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Old 15th November 2002, 07:48 PM   #6
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often when you are told an amp is for 4 or 8 Ohms, it has to do with when the amp will melt. For example, If am amp is rated for only 8 ohms and you hook it up to a 4 ohm speaker, the four ohm speaker will draw twice as much current (this is why an amp is generally rated at a higher power for a 4 ohm speaker). If the amp supplies (or tries to supply) the required current the transistors in it will get very hot. When they get hot bad things start to happen. For your case the amplifier will need to supply 4 times the current it would for a 4 ohm speaker. I will say that just hooking up the 1 ohm speaker will not blow the amp but if the volume gets high look for fire, I would not suggest hooking it up and trying to keep the volume low.
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Old 15th November 2002, 08:19 PM   #7
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ok, i'll try this over.

i explained how the question came up, and that part was answered instead. so i re-asked and got another question answered. so now i ask my question for a third time.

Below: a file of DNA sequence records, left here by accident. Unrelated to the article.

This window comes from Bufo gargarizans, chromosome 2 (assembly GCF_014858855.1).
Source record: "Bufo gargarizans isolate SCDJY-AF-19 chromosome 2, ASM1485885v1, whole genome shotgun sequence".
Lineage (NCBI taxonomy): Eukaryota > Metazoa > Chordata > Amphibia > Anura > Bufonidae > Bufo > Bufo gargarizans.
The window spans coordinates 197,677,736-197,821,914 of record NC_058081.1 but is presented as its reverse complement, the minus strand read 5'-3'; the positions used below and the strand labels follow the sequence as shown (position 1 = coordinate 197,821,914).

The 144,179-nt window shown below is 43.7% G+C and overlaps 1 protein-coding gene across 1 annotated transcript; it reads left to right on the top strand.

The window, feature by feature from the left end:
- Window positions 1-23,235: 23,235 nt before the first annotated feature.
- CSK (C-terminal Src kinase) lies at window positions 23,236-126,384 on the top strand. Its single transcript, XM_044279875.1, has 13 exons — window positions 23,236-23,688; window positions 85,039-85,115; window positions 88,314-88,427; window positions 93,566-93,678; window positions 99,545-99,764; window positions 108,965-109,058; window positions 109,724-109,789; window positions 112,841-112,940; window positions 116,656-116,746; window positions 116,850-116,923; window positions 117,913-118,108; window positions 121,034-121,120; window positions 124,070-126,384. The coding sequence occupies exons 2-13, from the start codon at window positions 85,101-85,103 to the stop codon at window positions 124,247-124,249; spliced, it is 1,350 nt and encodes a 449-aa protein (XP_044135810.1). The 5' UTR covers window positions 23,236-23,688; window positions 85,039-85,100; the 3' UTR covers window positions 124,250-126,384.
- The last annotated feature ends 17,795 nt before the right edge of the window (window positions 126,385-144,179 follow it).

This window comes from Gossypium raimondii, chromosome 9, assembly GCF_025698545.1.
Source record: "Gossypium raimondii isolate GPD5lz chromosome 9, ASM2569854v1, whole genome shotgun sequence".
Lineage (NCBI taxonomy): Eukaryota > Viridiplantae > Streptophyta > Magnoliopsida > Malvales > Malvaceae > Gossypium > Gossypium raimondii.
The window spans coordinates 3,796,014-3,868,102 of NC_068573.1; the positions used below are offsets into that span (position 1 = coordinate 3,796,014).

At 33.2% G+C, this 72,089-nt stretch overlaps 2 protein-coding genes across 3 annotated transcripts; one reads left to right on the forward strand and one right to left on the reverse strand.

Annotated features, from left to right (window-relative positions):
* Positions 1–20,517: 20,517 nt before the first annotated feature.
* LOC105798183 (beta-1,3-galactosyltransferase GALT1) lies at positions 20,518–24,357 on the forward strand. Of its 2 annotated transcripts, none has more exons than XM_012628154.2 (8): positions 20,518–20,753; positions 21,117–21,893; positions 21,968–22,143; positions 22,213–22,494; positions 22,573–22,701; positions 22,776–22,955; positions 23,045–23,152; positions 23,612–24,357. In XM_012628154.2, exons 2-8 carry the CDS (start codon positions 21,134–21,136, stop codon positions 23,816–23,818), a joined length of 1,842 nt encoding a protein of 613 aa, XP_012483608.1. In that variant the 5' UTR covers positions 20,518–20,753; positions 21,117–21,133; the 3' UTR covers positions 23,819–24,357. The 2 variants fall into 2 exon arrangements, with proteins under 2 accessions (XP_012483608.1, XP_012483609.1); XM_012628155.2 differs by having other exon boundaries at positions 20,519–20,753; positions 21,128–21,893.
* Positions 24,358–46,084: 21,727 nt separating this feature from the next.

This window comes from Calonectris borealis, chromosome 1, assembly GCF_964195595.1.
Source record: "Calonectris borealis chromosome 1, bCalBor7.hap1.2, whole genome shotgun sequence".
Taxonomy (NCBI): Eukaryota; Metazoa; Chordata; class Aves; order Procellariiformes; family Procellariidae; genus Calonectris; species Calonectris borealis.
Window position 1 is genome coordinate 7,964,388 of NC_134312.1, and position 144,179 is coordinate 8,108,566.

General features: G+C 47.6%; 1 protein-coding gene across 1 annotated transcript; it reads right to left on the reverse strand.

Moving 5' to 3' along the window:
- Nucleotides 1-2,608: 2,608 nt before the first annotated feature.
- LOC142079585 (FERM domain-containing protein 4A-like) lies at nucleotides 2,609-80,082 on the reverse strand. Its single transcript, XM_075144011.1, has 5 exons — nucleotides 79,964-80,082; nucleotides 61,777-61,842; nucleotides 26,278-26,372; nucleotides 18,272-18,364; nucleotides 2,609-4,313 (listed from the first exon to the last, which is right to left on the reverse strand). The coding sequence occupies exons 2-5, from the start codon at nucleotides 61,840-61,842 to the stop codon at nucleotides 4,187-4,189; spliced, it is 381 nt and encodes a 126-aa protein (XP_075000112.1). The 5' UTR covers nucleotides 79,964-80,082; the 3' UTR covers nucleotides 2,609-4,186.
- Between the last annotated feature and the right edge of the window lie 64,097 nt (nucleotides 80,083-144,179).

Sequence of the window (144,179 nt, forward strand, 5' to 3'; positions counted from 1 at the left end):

I want to know how the output inpedance of an amp differs from a series resistance before the speaker. also, what effect does changing output impedance of an amp have on the sound that would come out of the speaker.

i thank all who have posted, but i feel my question is either not clear or being avoided, despite the line:
"in any case i asked basically, how is amplifier output impedance different from a series resistance. "

maby i shouldn't have stated i was a novice, because it seems like the questions you're answering are easier than the question i asked.
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Old 15th November 2002, 08:31 PM   #8
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You are corect in that this is not such a simple question. The way I understand it, the output resistance of an amplifier works the same way as a resistor in series with the speaker, usually it is seen as desirable to minimize this so as to get closer to the ideal amplifier. This resistance is lowered usually by using additional output transistors. The bad news is that if the amplifier uses feedback (and they almost all do, especially in cars) this resistance is inside the feedback loop. If you add enough resistance inside the feedback the amplifier will change to where it is supplying current instead of voltage.
So you may ask "what does all this mean?" and my answer is I'm not sure. Here is a link to some information which you may find useful http://sound.westhost.com/z-effects.htm
Hope this gets us back on track.
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Old 16th November 2002, 02:33 AM   #9
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ahh, i understand better. this explains what i say predicted in winISD. also, it helped me understand damping factor.